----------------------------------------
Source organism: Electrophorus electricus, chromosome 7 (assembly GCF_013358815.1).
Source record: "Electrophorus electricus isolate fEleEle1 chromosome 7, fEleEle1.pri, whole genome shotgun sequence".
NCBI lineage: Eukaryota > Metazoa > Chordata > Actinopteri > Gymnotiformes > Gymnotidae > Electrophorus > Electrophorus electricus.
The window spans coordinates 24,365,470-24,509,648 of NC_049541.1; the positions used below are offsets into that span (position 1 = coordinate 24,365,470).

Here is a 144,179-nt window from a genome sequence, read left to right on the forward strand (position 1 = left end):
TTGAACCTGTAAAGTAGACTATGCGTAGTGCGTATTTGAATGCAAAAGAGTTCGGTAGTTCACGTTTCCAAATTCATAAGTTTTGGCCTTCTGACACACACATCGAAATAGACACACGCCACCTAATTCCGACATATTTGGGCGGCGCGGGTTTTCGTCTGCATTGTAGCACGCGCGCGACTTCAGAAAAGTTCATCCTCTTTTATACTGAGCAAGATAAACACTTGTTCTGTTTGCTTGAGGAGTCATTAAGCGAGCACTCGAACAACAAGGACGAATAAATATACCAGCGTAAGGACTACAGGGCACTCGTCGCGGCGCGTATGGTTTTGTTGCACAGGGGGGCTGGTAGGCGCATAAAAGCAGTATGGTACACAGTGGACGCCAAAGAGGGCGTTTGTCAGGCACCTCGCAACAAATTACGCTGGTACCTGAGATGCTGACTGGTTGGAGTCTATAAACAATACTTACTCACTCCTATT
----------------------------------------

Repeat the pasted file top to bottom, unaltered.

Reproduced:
Source organism: Electrophorus electricus, chromosome 7 (assembly GCF_013358815.1).
Source record: "Electrophorus electricus isolate fEleEle1 chromosome 7, fEleEle1.pri, whole genome shotgun sequence".
NCBI lineage: Eukaryota > Metazoa > Chordata > Actinopteri > Gymnotiformes > Gymnotidae > Electrophorus > Electrophorus electricus.
The window spans coordinates 24,365,470-24,509,648 of NC_049541.1; the positions used below are offsets into that span (position 1 = coordinate 24,365,470).

Here is a 144,179-nt window from a genome sequence, read left to right on the forward strand (position 1 = left end):
TTGAACCTGTAAAGTAGACTATGCGTAGTGCGTATTTGAATGCAAAAGAGTTCGGTAGTTCACGTTTCCAAATTCATAAGTTTTGGCCTTCTGACACACACATCGAAATAGACACACGCCACCTAATTCCGACATATTTGGGCGGCGCGGGTTTTCGTCTGCATTGTAGCACGCGCGCGACTTCAGAAAAGTTCATCCTCTTTTATACTGAGCAAGATAAACACTTGTTCTGTTTGCTTGAGGAGTCATTAAGCGAGCACTCGAACAACAAGGACGAATAAATATACCAGCGTAAGGACTACAGGGCACTCGTCGCGGCGCGTATGGTTTTGTTGCACAGGGGGGCTGGTAGGCGCATAAAAGCAGTATGGTACACAGTGGACGCCAAAGAGGGCGTTTGTCAGGCACCTCGCAACAAATTACGCTGGTACCTGAGATGCTGACTGGTTGGAGTCTATAAACAATACTTACTCACTCCTATT